Draft lines are easy to clean, and there’s no reason to not just do it as soon as the keg kicks.
Dave Carpenter 1 year, 5 months ago
We go to so much trouble to make our beer just right. From preparing healthy yeast starters and thoroughly sanitizing our equipment to using fresh hops and fermenting in a temperature-controlled environment, every step along the way is a chance to improve quality. So why, then, do so many of us get lazy about cleaning our draft lines?
I’m certainly guilty of it. While I can’t stand a sink full of unwashed dishes, I seem to have no issue neglecting my kegerator after the keg kicks. But lines are easy to clean, and there’s no reason to not just do it right away. So do as I say and not as I do, and clean your draft lines!
Why Clean Your Lines?
There’s the obvious task of flushing the old beer out of the line to make way for the new stuff. Not to mention that homebrew is unfiltered, which means brewer’s yeast works its way through the system. Those first and last pints, in particular, are usually full of the stuff. Mold, bacteria, and wild yeasts can also find their way in, even if your sanitation practices are up to snuff. But there’s another good reason to maintain clean draft lines.
Over time, disconnects, beverage lines, and faucets can accumulate a layer of calcium oxalate, more commonly called beer stone. Think of it as the plaque that collects in your arteries after a night of washing your beer down with bacon-wrapped everything. Beer stone harbors and nurtures spoiling bacteria, and it can create tiny nucleation sites that promote gushing and poor head retention. In severe cases, you may even get white floaters in your beer.
How to Clean the Lines
Professional bars recirculate a cleaning solution through each beer line for several minutes, but this is impractical for most hobbyists. And, thankfully, it’s usually unnecessary. Recirculation is certainly beneficial for long-draw systems in which beer travels 20 feet (6 meters) or more from keg to faucet, but most home draft lines are 10 feet (3 meters) or shorter. For the home enthusiast, a simple soak and rinse should be sufficient. The general method is pretty straightforward.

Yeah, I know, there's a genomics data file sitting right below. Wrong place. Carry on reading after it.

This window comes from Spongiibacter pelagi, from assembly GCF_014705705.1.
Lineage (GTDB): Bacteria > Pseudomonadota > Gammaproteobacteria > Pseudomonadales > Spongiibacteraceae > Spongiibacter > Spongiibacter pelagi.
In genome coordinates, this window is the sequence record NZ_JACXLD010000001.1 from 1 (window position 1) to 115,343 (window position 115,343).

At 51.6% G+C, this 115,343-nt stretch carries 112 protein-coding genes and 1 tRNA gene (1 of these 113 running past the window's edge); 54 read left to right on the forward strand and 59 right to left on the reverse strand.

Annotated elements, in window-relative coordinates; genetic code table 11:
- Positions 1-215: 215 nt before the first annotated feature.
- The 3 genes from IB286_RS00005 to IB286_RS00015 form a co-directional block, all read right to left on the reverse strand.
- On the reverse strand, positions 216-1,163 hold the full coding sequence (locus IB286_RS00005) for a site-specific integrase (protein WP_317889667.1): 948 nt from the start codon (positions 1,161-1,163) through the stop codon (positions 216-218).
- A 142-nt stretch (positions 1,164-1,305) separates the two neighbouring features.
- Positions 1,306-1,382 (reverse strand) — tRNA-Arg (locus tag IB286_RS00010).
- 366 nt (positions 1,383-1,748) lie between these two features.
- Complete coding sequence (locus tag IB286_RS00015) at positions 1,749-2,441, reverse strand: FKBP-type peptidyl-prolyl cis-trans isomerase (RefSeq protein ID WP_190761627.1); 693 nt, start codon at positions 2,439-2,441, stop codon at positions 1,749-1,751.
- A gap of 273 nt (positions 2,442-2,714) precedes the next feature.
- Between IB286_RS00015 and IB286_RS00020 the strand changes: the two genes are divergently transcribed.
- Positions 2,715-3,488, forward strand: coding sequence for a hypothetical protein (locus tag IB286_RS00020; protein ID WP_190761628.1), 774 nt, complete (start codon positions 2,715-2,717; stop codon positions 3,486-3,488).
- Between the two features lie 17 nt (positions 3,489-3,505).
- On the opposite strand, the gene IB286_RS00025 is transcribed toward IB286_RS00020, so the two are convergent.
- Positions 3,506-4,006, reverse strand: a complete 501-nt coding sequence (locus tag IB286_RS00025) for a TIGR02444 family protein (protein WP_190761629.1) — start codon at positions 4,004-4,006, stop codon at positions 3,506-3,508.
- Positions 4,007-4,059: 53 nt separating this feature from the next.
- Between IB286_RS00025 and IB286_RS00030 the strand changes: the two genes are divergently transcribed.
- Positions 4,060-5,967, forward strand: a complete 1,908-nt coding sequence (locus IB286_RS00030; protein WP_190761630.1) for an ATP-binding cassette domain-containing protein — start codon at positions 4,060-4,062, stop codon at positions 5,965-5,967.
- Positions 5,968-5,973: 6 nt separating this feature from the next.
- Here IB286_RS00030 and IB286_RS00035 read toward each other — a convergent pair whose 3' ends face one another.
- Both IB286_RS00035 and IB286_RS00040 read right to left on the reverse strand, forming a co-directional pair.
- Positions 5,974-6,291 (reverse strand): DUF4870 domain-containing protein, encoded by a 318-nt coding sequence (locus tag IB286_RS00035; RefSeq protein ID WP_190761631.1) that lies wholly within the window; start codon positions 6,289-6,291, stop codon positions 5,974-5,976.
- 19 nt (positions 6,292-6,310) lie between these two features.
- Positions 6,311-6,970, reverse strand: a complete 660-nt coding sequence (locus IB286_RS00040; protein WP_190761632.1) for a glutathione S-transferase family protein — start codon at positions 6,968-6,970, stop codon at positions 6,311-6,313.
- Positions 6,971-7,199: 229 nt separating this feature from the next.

- Run a cleaning solution through the draft line under pressure until the flow runs clear.
- Wait while the solution soaks in the lines. I usually go for 15 minutes.
- Run clean water through the draft line under pressure to flush out the cleaner.
- Tap the next keg.
- Open the faucet and let it run until beer comes out.
- Pour your first pint from the new keg.
You don’t even need any special equipment to get started. Prepare your cleaner solution in an empty keg, pressurize it with carbon dioxide, and push it through the line just as you would beer. Then repeat using a keg of plain water. You don’t need to use full kegs. Just a couple of quarts is really all that’s needed.
All of this pressurizing, though, is a waste of carbon dioxide, so consider building or purchasing a special hand pump-based line cleaner. These are available from retailers, or you can build your own from a hand pump paint sprayer, a spare corny keg liquid post, and a coupler that adapts the pump’s outer thread to the post’s inner thread. Whether you build your own or buy a ready-made product, these simple devices hold a quart or two (1–2 liters) of fluid, and you supply the pressure with a few strokes of the piston. You’ll save carbon dioxide and water.
As for the cleaner you choose, OxiClean works well as long as you don’t allow the lines to sit empty between kegs. If you plan to tap a new keg right after emptying the old one, then flushing with OxiClean and rinsing with hot water is probably sufficient. OxiClean won’t remove beer stone, though, so for more thorough cleanings, consider a product such as BLC Beer Line Cleaner. It’s safe for your equipment but has the added oomph to remove beer stone.
Finally, don’t forget that beer lines should be replaced periodically. The more beer you brew and drink, the more frequently you should replace your lines: Once a year is fine for most of us, more often for chuggers, and less often for sippers.
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